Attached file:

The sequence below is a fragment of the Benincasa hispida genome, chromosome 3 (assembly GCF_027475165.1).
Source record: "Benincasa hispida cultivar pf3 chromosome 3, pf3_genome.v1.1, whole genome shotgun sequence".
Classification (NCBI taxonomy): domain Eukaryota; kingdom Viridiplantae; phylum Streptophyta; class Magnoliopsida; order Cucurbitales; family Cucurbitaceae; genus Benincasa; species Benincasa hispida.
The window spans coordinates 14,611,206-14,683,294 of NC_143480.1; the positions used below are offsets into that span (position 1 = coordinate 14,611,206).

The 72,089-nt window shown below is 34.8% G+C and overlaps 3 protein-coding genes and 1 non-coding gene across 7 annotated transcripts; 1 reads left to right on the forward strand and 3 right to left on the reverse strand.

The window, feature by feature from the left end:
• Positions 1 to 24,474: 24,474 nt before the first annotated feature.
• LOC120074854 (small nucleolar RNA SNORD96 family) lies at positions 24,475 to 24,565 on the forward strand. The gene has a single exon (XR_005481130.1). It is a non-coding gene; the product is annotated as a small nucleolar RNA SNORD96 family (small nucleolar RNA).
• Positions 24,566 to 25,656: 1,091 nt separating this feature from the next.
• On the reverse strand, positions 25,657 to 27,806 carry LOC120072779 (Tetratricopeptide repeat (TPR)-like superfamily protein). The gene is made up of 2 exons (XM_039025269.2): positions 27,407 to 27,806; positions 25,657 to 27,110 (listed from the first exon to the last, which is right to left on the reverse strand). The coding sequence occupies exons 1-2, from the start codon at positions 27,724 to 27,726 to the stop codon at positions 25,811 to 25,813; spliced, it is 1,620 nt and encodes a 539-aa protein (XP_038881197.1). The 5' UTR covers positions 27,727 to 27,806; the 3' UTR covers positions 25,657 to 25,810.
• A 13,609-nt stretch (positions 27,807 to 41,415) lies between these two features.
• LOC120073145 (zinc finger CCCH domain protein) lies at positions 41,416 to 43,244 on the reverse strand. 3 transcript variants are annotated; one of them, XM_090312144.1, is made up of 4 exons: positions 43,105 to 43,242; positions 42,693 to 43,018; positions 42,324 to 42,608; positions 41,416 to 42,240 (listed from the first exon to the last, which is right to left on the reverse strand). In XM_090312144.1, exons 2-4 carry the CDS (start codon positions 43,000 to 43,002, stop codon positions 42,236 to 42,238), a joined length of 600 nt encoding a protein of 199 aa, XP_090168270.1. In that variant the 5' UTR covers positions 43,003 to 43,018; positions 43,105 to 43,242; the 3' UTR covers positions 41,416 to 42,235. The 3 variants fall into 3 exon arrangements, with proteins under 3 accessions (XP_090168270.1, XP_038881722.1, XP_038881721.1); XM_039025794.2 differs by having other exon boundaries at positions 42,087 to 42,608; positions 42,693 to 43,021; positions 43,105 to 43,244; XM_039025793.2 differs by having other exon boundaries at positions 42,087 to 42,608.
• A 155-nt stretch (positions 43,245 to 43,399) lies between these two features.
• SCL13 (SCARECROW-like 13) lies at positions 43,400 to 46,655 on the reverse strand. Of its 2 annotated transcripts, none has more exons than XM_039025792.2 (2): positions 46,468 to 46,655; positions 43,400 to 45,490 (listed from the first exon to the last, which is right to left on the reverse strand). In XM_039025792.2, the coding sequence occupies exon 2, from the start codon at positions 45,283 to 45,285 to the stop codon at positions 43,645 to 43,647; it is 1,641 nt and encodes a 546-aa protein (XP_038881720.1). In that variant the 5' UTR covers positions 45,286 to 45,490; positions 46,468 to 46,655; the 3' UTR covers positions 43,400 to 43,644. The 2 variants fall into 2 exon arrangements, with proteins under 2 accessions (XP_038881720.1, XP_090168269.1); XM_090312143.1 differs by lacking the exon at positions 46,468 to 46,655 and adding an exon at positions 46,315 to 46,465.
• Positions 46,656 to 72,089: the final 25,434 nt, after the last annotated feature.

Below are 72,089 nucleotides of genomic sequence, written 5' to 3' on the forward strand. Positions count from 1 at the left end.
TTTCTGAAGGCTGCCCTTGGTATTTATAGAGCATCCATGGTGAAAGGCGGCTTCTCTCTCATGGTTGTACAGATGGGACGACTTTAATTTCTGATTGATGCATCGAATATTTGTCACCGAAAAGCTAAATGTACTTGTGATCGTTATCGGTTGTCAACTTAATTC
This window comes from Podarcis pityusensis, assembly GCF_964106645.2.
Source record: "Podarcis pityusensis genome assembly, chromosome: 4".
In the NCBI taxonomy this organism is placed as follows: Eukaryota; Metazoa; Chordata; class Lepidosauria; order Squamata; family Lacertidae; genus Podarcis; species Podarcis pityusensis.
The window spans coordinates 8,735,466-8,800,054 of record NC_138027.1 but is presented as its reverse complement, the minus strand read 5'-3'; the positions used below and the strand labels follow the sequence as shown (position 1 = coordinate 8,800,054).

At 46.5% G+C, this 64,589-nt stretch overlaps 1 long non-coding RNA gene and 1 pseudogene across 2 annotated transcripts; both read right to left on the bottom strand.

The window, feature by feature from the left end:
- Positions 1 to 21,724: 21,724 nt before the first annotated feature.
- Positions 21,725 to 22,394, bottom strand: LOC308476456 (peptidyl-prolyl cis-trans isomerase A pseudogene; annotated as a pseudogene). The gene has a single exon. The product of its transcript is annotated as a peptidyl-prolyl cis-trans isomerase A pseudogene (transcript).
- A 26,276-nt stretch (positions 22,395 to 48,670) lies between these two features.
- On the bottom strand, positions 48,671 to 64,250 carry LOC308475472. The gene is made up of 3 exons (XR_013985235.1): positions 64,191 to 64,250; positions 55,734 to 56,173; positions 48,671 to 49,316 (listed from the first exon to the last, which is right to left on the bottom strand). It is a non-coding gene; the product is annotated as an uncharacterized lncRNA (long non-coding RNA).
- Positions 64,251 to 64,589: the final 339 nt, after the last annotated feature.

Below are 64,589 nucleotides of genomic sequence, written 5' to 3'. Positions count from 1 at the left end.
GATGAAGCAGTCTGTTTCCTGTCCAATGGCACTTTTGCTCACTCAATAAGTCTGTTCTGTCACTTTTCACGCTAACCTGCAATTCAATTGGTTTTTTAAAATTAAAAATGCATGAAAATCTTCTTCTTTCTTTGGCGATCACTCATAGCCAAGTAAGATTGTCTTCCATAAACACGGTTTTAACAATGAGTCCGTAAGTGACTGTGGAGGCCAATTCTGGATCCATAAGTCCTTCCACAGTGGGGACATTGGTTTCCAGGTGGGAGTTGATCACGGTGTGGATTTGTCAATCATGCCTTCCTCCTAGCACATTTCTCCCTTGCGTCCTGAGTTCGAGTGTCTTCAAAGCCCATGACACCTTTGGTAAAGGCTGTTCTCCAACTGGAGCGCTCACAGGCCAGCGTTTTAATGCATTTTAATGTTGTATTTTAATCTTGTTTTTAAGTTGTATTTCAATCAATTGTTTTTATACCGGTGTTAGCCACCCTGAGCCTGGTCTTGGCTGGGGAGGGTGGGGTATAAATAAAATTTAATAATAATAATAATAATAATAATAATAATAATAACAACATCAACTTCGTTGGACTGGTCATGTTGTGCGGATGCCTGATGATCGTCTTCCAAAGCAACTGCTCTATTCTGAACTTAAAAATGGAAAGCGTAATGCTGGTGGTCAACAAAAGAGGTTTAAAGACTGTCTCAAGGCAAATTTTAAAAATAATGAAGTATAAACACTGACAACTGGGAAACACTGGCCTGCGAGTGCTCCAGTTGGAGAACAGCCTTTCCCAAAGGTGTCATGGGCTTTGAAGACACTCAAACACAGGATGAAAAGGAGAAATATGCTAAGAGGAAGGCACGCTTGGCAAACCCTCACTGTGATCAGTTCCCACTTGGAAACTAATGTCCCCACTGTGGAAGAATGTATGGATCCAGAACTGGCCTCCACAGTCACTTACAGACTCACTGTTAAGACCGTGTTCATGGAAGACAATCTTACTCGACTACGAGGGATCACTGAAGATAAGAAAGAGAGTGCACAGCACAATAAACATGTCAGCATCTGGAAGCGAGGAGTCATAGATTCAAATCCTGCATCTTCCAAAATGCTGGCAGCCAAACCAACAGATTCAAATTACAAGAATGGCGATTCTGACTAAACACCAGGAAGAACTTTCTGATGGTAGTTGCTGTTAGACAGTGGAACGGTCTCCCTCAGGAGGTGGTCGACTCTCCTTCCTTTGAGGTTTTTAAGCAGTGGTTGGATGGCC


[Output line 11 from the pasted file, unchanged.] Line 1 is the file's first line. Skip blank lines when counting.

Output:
• A 13,609-nt stretch (positions 27,807 to 41,415) lies between these two features.